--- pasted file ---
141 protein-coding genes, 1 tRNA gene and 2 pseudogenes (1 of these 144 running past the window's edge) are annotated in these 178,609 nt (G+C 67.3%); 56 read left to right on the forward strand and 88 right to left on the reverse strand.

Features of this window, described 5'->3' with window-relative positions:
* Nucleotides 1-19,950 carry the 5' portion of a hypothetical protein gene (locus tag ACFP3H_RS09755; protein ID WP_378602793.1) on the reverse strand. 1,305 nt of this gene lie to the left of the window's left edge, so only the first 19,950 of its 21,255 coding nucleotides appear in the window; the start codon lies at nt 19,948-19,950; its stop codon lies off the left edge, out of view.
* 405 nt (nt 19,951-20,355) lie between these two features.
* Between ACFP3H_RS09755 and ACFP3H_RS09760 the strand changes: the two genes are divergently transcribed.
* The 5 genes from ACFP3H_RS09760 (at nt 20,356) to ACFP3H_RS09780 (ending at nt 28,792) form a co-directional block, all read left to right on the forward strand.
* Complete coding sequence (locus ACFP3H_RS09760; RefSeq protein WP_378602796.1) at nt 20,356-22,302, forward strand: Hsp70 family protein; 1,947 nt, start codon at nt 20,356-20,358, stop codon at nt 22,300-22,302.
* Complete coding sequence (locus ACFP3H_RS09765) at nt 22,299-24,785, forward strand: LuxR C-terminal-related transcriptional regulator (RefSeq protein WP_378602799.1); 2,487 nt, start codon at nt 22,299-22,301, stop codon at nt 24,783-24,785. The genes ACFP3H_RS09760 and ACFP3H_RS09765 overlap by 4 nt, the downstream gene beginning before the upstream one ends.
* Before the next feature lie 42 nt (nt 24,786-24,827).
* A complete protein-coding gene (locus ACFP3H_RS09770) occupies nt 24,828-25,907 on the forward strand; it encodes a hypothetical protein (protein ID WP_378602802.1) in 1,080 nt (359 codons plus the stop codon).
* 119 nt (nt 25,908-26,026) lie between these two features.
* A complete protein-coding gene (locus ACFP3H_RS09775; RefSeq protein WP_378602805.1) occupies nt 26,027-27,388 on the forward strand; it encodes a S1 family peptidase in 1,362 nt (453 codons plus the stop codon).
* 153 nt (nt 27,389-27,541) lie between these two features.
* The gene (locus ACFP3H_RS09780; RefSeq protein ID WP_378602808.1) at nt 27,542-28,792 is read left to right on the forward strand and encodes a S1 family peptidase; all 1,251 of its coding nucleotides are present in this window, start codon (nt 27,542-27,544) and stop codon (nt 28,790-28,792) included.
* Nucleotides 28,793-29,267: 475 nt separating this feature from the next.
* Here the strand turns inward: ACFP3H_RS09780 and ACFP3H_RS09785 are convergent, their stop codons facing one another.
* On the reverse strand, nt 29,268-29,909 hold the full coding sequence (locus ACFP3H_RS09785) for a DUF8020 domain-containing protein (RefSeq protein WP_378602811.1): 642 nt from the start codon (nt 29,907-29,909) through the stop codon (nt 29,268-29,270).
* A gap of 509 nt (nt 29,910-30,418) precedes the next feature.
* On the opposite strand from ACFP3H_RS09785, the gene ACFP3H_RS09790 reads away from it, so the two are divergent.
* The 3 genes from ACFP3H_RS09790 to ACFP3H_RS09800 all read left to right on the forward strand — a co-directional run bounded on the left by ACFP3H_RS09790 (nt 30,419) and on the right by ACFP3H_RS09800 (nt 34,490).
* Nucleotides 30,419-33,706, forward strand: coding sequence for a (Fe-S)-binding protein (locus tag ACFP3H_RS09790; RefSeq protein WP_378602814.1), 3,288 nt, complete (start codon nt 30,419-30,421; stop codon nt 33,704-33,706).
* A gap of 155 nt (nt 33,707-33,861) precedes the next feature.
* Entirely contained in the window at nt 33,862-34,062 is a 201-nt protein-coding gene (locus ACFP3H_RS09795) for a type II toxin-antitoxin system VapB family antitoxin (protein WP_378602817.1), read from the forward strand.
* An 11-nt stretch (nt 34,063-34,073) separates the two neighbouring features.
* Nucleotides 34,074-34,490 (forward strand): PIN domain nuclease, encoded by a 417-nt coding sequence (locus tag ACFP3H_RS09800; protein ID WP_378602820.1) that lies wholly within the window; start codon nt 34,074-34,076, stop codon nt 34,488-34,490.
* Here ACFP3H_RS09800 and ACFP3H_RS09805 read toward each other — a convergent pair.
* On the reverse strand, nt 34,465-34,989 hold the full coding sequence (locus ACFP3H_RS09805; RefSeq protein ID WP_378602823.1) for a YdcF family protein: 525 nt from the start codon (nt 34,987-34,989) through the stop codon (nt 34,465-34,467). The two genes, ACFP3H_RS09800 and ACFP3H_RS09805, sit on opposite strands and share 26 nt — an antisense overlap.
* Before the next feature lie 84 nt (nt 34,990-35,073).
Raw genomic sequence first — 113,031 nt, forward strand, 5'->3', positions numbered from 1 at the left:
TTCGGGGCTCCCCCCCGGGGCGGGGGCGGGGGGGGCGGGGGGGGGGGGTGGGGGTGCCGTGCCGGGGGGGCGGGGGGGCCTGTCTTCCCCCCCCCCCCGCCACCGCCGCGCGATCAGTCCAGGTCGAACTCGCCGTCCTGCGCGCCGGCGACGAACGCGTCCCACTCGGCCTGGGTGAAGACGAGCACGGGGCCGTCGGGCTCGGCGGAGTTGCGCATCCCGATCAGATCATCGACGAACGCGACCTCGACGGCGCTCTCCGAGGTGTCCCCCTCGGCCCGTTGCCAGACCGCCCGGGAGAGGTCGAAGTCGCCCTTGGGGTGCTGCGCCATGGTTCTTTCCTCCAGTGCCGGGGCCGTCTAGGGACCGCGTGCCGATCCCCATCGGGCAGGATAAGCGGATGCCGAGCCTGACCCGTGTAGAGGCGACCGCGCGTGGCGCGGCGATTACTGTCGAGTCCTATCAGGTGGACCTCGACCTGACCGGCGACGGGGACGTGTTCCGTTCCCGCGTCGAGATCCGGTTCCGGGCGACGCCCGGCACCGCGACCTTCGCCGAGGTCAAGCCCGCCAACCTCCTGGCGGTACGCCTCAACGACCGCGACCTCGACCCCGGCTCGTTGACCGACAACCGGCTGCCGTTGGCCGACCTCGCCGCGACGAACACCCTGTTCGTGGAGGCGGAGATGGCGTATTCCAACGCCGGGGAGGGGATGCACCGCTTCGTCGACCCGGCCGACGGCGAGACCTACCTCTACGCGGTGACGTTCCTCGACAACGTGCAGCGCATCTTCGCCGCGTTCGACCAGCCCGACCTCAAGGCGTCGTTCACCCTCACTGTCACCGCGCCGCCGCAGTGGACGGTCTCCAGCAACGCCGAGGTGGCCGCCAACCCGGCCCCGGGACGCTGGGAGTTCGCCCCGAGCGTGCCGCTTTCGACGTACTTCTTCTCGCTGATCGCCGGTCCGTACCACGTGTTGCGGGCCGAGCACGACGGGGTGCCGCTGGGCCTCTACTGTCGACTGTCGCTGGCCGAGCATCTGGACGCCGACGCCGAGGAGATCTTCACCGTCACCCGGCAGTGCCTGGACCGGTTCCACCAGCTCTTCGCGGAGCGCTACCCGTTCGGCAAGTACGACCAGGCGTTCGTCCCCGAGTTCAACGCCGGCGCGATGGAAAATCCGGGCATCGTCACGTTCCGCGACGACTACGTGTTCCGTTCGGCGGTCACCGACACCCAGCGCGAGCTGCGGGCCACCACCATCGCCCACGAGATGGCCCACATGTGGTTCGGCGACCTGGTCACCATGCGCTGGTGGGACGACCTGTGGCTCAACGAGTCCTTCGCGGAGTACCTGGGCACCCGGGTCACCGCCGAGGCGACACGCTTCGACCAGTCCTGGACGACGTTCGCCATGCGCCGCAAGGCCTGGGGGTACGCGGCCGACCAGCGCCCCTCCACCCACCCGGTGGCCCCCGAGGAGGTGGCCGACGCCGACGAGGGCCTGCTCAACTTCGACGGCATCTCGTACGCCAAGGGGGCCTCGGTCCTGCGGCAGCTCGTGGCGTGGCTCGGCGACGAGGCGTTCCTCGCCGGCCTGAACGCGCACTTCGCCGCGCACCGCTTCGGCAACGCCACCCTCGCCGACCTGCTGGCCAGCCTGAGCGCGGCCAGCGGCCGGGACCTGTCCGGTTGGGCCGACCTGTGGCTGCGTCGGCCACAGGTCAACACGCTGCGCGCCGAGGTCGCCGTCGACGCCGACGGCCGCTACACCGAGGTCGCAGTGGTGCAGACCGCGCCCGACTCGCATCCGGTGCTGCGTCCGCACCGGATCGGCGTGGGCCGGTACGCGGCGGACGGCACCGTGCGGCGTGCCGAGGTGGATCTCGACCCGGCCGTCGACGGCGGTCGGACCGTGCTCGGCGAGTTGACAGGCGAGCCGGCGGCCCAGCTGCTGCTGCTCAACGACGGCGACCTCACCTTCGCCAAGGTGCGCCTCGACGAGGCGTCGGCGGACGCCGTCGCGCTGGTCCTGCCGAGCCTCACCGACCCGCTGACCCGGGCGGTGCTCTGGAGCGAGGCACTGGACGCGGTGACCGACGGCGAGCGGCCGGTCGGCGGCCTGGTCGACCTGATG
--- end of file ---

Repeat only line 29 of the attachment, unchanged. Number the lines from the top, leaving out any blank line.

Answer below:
Raw genomic sequence first — 113,031 nt, forward strand, 5'->3', positions numbered from 1 at the left: